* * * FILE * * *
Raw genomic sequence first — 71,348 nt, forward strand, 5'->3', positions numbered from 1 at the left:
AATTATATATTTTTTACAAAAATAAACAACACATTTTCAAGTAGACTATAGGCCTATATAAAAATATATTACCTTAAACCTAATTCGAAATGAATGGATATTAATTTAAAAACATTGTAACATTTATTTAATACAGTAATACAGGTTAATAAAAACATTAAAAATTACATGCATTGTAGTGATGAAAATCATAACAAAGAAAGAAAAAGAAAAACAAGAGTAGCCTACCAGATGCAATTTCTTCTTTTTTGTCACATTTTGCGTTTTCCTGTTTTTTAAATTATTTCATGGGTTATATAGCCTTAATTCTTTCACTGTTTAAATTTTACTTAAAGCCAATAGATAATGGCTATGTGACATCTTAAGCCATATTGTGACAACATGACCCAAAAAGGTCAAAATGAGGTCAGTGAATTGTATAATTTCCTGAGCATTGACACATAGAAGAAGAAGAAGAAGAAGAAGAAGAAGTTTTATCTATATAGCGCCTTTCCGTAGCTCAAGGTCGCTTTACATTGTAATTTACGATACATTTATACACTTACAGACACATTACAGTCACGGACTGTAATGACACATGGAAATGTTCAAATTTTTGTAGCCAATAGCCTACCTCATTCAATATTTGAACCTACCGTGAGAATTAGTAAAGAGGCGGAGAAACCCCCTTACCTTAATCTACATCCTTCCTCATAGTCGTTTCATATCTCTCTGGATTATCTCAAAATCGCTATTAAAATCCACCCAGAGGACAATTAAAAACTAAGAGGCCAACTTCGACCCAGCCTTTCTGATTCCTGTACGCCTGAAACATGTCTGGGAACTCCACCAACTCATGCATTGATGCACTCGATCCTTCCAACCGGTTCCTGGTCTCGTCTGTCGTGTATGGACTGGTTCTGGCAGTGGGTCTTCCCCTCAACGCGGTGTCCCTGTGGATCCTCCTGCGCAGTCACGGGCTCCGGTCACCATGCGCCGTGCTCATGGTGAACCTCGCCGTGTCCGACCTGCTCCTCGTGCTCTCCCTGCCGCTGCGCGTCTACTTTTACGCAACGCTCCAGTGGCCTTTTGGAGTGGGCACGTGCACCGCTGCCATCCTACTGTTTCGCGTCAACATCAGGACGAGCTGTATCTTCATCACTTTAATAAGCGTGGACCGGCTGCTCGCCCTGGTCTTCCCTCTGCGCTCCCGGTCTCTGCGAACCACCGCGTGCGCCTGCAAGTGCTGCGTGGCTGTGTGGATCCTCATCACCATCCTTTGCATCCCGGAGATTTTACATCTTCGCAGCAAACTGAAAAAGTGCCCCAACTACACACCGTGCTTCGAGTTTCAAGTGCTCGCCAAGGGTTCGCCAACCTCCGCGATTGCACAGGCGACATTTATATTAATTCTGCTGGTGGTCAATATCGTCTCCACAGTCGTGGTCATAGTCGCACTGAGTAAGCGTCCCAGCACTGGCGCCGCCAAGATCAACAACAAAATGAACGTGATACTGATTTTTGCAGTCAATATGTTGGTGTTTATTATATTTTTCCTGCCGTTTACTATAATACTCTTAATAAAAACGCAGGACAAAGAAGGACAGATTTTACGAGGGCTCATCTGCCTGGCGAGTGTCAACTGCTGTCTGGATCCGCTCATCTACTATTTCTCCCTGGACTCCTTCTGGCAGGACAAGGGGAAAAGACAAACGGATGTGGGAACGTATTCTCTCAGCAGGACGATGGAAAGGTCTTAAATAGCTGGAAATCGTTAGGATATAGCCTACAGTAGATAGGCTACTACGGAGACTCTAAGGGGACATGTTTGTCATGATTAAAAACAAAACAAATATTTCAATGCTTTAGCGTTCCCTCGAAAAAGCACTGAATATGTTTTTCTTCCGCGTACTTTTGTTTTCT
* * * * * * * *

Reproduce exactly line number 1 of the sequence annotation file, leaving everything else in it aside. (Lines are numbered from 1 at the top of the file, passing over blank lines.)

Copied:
Raw genomic sequence first — 71,348 nt, forward strand, 5'->3', positions numbered from 1 at the left: